there is a lot of difference when a drawing says matte tin. Often use tin for an electric application; and with a matte tin will get a better current distribution than bright tin in contact with another matte tin plated parts than bright tin plated parts.


anders sundman
Anders Sundman
4th Generation Surface Engineering
Consultant - Arvika, Sweden

January 24, 2008

A. Hi Enrique,
The client wants a Matte Tin process because Bright tin is known to cause Tin Whiskers that may short the electrical contacts of the component over a period of time.
Tin Whisker is known to cause the failure of at least one satellite in orbit.
Google tin whisker , you will find more data on it.

Vernon Ferrao
- San Jose

Stannate Plating on pewter charms

March 30, 2015 -- this entry appended to this thread by editor in lieu of spawning a duplicative thread

Q. Dam Good Stuff, Inc. is a social enterprise that promotes Fair Trade and sustainable income. We design and handcraft fashion jewelry for the export market.

We are having great difficulty having custom charms and jewelry components made of non-precious metatls that meet the requirements with respect to metal content (lead, nickel, and cadmium) for our customers in the United States and the European Union.

We are currently working with a local supplier that is making products of tin and plating them with copper, silver plating, and antique silver, finished with a lacquer spray. The basic charms are fine, but we don't care for the look of the plating. Previously, we had a supplier that made pewter charms with what they referred to as "stannate plating." We liked this look, as it was more of a matte finish and does not seem to tarnish. Plus, it did not have the copper layer in between the base pewter base and the top plating, so when the plating wore off it didn't look like copper.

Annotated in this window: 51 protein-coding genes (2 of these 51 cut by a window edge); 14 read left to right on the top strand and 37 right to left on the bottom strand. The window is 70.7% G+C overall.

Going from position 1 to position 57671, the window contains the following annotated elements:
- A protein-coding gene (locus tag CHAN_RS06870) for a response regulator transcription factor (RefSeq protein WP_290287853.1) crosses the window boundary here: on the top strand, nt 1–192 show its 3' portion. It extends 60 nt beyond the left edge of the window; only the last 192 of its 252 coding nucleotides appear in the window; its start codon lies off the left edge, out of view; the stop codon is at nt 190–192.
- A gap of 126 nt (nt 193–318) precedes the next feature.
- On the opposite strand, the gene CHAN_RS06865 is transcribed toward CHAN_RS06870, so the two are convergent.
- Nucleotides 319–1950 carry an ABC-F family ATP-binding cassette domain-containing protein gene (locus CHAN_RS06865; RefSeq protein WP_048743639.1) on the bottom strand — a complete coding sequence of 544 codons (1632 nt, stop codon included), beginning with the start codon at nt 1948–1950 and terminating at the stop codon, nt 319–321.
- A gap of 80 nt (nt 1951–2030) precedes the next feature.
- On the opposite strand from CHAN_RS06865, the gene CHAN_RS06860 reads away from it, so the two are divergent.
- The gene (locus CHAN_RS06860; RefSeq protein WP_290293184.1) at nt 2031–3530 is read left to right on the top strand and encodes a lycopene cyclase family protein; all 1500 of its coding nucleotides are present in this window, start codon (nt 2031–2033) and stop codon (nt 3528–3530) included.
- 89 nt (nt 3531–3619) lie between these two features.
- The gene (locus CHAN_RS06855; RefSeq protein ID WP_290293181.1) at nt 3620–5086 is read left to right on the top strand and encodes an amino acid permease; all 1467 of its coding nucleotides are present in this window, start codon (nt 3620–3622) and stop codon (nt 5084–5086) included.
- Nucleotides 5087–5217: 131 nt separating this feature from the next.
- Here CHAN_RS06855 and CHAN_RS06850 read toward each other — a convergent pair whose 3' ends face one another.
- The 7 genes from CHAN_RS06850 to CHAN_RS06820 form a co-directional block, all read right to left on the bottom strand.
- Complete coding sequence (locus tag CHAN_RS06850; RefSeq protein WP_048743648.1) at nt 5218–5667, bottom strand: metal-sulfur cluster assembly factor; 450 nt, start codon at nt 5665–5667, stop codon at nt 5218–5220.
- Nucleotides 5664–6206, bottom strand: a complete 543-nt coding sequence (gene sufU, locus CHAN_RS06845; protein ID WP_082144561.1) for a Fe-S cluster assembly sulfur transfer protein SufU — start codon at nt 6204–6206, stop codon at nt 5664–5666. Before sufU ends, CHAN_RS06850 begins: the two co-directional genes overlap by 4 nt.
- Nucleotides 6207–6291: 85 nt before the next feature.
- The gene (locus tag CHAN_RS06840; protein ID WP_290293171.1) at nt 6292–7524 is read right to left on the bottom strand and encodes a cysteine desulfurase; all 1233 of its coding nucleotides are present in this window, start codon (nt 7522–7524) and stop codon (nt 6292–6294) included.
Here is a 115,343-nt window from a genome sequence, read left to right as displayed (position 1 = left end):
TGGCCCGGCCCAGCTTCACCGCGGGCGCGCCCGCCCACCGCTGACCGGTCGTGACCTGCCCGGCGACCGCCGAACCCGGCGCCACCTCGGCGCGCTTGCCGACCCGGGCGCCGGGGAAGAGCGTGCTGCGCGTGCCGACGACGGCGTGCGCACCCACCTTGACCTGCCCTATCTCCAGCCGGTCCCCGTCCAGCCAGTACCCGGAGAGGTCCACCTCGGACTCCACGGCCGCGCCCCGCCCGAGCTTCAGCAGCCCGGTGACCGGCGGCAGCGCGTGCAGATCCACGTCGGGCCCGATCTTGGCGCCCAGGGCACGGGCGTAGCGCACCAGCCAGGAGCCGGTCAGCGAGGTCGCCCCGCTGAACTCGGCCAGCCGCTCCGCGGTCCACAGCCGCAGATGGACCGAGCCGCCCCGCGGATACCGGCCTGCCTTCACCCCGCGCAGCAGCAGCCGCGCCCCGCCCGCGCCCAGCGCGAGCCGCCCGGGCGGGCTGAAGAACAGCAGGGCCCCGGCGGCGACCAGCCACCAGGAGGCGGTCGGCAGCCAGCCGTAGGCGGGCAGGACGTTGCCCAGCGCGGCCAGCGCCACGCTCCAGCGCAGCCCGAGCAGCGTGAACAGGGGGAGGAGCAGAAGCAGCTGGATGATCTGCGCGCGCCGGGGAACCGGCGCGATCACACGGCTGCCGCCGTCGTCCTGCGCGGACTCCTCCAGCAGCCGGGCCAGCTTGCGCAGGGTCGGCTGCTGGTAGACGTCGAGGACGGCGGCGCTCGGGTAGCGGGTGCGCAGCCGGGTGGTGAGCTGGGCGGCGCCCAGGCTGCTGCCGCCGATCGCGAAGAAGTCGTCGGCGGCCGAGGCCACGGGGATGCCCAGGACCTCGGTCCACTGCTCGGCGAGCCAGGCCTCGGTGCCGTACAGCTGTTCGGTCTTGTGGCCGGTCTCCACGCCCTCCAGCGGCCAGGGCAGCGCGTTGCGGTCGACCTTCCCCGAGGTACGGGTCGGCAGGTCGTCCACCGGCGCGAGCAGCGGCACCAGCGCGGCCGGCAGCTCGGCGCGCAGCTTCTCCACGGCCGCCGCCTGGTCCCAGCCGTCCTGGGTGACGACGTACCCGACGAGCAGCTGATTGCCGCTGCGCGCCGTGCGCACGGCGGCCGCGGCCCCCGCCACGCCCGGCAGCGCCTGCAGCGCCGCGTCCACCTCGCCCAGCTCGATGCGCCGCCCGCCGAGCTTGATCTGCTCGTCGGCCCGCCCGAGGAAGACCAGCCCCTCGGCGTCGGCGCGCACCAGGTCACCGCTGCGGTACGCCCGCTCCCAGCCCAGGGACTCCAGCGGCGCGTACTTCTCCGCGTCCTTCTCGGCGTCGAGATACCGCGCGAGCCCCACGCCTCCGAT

In discussing plating techniques with local suppliers here in the Philippines, I was told that the copper plating is put on first so that the final plating will be shinny.
We don't particularly want shinny and we hate how our jewelry looks when the plating wears off the the copper layer, we would like to eliminate the copper lawyer.

My questions are as follows:

1. What is the technical name for "stannate" plating that can be used to plate tin alloys?

2. What alternative plating would you suggest be used tp get rid of the copper issue and yet still met the requirements of no nickel, lead, and cadmium?

Any help or suggestions you can provide would be greatly appreciated.

Carol Cunningham
Managing Director of Social Enterprise - Makati City, NCR, Philippines

March 31, 2015

A. "Stannate" refers to a common plating bath for tin plating. With proper precleaning and preparation, it can be used to apply tin directly on your objects, and the luster can be adjusted by the plater from completely dull and flat to reflective bright.

However this may require the plater to install a tin plating bath especially for you as his present customers may want a different brightness.

Discuss this with any shop which does tin plating.

jeffrey holmes
Jeffrey Holmes, CEF
Spartanburg, South Carolina

September 24, 2019

Q. Thank you all for the beneficial comments. I have two questions about matte tin plating with the formula Garmila, Ramirez gave below:

"Potassium stannate 100 gr/lt for rack 200 gr/lt barrel
tin 40 gr/lt 80 gr/lt
Free potassium hydroxide 15 gr/lt 23 gr/lt
Temperature 80 to 85 C
Voltage 4 - 8 4 - 14
anodes pure tin"

1) What would be the approx. gloss value with this formula on a rack plated item?
2) What should we use as free tin to make the tin value 40 gr/lt?

Best Regards,

Mert Soryano
- Izmir,TURKEY